’O surdato ’nnammurato

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’O surdato ’nnammurato (pronounced [o surˈdɑːtə nːamːuˈrɑːtə]; in English: "The Soldier in Love") is a famous song written in the Neapolitan language. The song is used as the anthem of S.S.C. Napoli.[1]

The words were written by Aniello Califano and the music composed by Enrico Cannio in 1915, the song describes the sadness of a soldier who is fighting at the front during World War I, and who pines for his beloved. Originally Cannio's sheet music was published with piano accompaniment, but in recordings, on 78rpm, then LP, Neapolitan standards such as O surdato have usually been orchestrated to suit each tenor.

Lyrics[edit]

Staje luntana da stu core
e a te volo cu' 'o penziero:
niente voglio e niente spero
ca tenerte sempe a ffianco a me!
Si' sicura 'e chist'ammore
comm'i' so' sicuro 'e te...
Oje vita, oje vita mia,
oje core 'e chistu core,
si' stata 'o primm’ ammore,
e 'o primmo e ll'ùltimo sarrà pe' me!
Quanta notte nun te veco,
nun te sento in fra sti bracia,
nun te vaso chesta faccia,
nun t'astrengo forte 'mbraccio a me?
Ma, scetanomi'a sti suonne,
mme faj chiagner per te.
Oje vita....
Scrive sempre e sta' cuntenta,
io nun penzo che a te sola,
Nu penziero mme cunzola,
ca tu pienze sulament’ a me.
'A cchiù bella 'e tutt' 'e belle,
nun è maj cchiù bella 'e te!
Oje vita....


The Corrs when performing with Luciano Pavarotti used the following English lyrics for the second piece:[2]

so many nights without you
without you in my arms
I can kiss you, i can draw you close to me
but wake up from your slumber
you make me cry for you

Notable performances and recordings[edit]

Vittorio Grigolo on "Arrivederci"( 2011).

See also[edit]

  • Nini Grassia directed a film which took its name from the song in 1983.

References[edit]

  1. ^ Sciorra, Joseph (2010). Italian Folk: Vernacular Culture in Italian-American Lives. p. 116, "the Neapolitan standard O surdato 'nnammurato (A Soldier in Love)".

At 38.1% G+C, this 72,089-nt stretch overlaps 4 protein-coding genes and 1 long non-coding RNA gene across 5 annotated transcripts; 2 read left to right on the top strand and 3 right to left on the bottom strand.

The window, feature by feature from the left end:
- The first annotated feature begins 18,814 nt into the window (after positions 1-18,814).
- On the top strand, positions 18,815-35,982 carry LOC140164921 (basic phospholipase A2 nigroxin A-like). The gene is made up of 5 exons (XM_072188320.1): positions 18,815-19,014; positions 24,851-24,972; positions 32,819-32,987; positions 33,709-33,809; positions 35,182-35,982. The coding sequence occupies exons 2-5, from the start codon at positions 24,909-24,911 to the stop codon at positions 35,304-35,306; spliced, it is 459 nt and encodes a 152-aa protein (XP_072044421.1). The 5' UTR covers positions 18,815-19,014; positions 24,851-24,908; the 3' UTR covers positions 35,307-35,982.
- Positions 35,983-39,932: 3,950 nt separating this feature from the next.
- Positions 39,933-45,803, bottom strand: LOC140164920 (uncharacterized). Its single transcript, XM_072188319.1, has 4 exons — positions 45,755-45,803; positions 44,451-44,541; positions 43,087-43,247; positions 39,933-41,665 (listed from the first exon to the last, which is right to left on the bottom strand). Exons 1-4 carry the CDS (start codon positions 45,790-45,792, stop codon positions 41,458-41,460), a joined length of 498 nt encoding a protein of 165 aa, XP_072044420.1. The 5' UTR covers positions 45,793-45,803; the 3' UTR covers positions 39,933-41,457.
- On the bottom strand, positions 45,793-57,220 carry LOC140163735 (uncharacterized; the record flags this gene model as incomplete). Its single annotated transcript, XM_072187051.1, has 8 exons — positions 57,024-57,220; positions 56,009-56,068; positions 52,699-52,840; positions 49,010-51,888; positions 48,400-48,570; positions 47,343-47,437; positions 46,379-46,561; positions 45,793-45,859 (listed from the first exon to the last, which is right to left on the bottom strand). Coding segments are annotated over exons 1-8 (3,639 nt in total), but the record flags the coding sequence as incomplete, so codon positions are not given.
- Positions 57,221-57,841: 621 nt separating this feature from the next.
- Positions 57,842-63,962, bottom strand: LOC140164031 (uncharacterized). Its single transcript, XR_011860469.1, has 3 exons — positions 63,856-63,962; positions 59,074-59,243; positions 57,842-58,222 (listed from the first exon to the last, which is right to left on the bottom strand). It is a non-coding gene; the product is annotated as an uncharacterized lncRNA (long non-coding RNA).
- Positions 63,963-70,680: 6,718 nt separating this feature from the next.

2. ^ Video on YouTube
  3. ^ Derek Mannering Mario Lanza: singing to the gods 2001 Page 177, "In late November 1958 Lanza returned to Rome to record the first in a new set of long-playing albums for RCA Victor, his first for the company in four years." p251 "RCA Living Stereo recording; Orchestra conducted by Franco Ferrara/Chorus by Franco Potenza 439 Funiculi Funicula 440 Dicitencello Vuie 441 Maria Marl 442 Voce'ENotte 443 CantaPe'Me 444 O Surdato 'namurato 445 Come Facette ..."
  4. ^ http://www.allrovi.com Sergio Franchi
  5. ^ Consensus and review of the latest issues of recorded classical music - Volume 4 - Page 27 1963 "Lama: Silenzio cantatore. Gambardella: 'O Maranariello. Cannio: 'O surdato 'nnammurato. Cioffi: 'Na sera 'e maggio. Franco Corelli (tenor). Orchestra conducted by Franco Ferraris. Passione (arr. Tagliaferri.) 12-inch. 36s. Od. H.M.V. ALP 1965 "
  6. ^ Schwann monthly guide to stereo records - Volume 17, Issues 7-9 - Page 145 1965 "Vocal Di Stefano, Giuseppe — Neapolitan Songs III: Torna a Surriento; Tu ca' nun chiagne; Sona chitarral; Lacreme Napulitane; Napule canta; 'O surdato 'nnammurato; Catarl, Catari: Pusil- leco...; Era di Maggio; Scetatel; Addio ..."
  7. ^ Enrico Deregibus Dizionario completo della Canzone Italiana 2010 Page 391 "Intanto nel '72 Ranieri licenzia una prima raccolta live di classici napoletani ('O SURDATO 'NNAMMURATO): a suggerirgli il recupero delle radici canore partenopee è Anna Magnani, conosciuta sul set del film “La sciantosa” a cui partecipa ..."
  8. ^ Records in review - Volume 26 - Page 371 1981 "LUCIANO PAVAROTTI: "O sole mio: Favorite Neapolitan Songs." DI CAPUA: O sole mio; Maria, Mart. TOSTI: 'A vucchella; Marechiare. CANNIO: 'O surdato 'nnammurato. GAMBARDELLA: 'O marenariello. DE CURTIS: Torna a ..."

External links[edit]